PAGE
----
Future prospects of solar energy
Nearly everyone thinks that generating electricity via solar power is good for the environment, but there's much less agreement on whether it makes sense from an economic point of view. At what point will solar power be competitive with electricity generated by conventional, fossil-fuel plants, and how long will subsidies need to remain in place before the solar industry can stand on its own? Those are some of the questions addressed in "The Prospects for Cost-Competitive Solar PV Power, " a new working paper by Professor Stefan Reichelstein of Stanford GSB, and Michael Yorston, graduate student in the Department of Management Science and Engineering at Stanford. Their paper breaks new ground in studying the life-cycle cost of electricity generated by solar photovoltaic, paying particular attention to key factors such as location, public subsidies, and the long-term learning effects in manufacturing solar panels.
Here is an excerpt from our discussion with Professor Reichelstein:
Stanford GSB: Why did you decide to study the economics of solar photovoltaic power at this time?
Renewable energy and solar in particular remain rather controversial in the public debate about energy policy. Passions have been running high. What motivated me is the bewildering range of statements you have out there regarding the cost effectiveness of electricity based on solar PV. Given the range of opinions, I wanted to do my own analysis. I'm looking at it from the point of view of a business economist who is interested in measuring the life-cycle cost of this abundant energy source.
Your main conclusions?
Solar PV is not yet competitive with fossil fuel, like natural gas, from the perspective of a utility that can either build a new natural gas power plant or invest in solar installations.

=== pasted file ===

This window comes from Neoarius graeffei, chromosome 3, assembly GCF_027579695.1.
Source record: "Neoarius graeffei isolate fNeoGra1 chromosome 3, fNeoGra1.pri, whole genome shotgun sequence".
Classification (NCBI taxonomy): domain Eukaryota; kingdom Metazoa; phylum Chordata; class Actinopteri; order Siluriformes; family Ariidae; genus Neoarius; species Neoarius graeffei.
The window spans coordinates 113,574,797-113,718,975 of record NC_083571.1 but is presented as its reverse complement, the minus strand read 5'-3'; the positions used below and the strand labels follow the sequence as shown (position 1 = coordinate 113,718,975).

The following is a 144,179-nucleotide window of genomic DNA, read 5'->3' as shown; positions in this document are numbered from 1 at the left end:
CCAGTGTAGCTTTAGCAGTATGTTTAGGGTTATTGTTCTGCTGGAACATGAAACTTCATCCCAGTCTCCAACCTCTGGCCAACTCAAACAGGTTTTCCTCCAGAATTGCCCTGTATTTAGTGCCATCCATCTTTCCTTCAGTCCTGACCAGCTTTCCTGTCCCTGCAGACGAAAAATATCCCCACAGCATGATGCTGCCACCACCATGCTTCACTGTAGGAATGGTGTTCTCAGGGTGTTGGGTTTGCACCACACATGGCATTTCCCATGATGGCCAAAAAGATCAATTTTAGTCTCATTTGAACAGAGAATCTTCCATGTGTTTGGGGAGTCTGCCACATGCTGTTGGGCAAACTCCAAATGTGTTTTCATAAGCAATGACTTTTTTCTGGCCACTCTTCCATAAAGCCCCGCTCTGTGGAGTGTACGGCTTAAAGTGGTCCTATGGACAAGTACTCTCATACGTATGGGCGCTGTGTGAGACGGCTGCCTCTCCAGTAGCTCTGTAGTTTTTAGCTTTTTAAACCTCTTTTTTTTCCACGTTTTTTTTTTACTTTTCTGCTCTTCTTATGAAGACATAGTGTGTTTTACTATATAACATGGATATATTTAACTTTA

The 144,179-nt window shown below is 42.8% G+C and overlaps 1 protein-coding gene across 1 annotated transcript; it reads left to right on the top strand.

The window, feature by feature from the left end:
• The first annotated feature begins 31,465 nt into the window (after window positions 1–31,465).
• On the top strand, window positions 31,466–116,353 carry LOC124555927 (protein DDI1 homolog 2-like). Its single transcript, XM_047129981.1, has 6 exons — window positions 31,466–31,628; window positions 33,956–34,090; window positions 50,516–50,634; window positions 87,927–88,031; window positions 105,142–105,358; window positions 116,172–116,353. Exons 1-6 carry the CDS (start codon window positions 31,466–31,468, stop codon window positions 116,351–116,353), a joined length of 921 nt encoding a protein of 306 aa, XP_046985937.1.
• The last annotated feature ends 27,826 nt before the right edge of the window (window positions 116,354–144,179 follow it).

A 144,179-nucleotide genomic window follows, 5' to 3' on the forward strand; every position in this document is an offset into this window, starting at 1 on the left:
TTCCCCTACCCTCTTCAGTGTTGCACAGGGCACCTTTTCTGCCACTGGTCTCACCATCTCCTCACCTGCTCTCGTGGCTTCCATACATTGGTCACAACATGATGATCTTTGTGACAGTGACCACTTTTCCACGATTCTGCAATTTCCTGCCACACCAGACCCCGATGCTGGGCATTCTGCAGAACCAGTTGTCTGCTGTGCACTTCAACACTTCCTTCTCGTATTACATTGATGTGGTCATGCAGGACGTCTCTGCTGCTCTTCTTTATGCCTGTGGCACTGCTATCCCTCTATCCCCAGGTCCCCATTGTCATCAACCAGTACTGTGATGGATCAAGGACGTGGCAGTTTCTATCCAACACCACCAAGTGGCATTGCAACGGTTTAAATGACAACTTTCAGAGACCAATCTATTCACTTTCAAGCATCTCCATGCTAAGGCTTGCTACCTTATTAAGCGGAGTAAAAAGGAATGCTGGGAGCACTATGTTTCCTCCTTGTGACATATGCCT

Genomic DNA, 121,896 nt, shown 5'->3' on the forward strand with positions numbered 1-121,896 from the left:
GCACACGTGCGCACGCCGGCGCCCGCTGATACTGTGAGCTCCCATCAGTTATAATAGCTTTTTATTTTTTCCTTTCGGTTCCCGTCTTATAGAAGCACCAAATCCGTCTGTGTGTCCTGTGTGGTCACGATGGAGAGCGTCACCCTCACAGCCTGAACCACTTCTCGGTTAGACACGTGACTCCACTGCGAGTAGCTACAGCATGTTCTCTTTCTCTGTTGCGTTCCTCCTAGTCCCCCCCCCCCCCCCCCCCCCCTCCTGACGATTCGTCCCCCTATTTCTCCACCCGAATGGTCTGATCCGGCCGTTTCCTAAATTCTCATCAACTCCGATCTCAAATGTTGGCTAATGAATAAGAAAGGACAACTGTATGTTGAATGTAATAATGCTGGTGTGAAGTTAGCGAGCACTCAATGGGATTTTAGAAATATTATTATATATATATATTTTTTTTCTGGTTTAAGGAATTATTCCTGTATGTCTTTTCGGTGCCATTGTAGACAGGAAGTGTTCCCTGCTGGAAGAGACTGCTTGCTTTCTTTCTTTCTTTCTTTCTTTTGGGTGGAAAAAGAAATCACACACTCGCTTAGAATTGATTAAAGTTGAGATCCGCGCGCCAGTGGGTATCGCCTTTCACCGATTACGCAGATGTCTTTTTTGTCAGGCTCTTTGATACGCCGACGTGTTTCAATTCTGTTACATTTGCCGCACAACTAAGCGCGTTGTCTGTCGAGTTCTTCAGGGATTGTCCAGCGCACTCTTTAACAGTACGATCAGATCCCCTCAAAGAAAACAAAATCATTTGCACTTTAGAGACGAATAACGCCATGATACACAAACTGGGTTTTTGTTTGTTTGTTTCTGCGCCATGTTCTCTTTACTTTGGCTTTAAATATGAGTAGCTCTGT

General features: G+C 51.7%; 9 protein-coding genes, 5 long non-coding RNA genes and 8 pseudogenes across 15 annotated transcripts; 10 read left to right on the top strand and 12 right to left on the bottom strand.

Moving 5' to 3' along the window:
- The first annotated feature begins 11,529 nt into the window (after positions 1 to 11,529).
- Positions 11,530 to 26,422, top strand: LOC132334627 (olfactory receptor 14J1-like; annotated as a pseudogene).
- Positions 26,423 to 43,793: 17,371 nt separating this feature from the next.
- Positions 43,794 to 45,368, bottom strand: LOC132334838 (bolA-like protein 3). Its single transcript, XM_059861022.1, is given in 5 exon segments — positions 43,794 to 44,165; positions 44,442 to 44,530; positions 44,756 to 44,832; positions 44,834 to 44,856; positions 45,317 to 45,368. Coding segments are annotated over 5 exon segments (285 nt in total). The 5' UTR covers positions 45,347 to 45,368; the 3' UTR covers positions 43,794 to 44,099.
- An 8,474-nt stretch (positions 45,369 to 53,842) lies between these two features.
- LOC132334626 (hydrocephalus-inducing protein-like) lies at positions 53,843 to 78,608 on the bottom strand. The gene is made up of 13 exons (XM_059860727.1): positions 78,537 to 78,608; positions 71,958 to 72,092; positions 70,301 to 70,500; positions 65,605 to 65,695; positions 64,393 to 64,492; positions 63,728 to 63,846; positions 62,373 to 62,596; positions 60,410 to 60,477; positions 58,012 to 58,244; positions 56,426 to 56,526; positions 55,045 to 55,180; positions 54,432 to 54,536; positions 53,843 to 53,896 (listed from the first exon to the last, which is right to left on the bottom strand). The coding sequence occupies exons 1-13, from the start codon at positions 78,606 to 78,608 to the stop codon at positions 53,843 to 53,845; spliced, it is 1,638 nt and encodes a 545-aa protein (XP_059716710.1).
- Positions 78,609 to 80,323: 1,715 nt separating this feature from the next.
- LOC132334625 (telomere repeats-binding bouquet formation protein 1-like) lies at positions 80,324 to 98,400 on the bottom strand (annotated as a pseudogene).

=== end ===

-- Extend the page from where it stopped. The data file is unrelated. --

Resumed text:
For a commercial power user, say a business with plenty of rooftop space, the cost of generating your own electricity is now on par with what the business would need to pay in retail electricity prices. In that sense, grid parity has been achieved for commercial-scale installations. However, I need to add immediately that this is subject to two important qualifiers. The facility has to be in a favorable location, such as the Southwestern United States, and secondly the business must be able to take advantage of the current federal tax subsidies.
Concerning the future, and this may sound like a pun, the future of solar PV looks rather bright. The industry has consistently been able to lower the cost of solar panels. If this trend can be maintained for the next 10 years, and if subsidies are continued for that period, there is a real prospect for solar to become cost competitive on its own (that is, without a subsidy), at least for commercial installations. Utility-scale installations will take longer to become competitive; possibly 15 years, though it obviously becomes murkier to make projections that far into the future.
What happens if subsidies disappear or are sharply reduced?
The current federal tax subsidies come out of the Economic Stabilization Act of 2008 and will be in place until 2016 unless Congress changes the rules. The solar panel manufacturing industry has been on a remarkably steady learning curve for several decades now, which has pushed down the systems price of solar panels at a dramatic rate. However, this learning curve seems very much dependent upon production volume. So, if the tax subsidies were to cease, new production volume would probably be lower, and the effect of that would be to slow down the rate of cost improvements.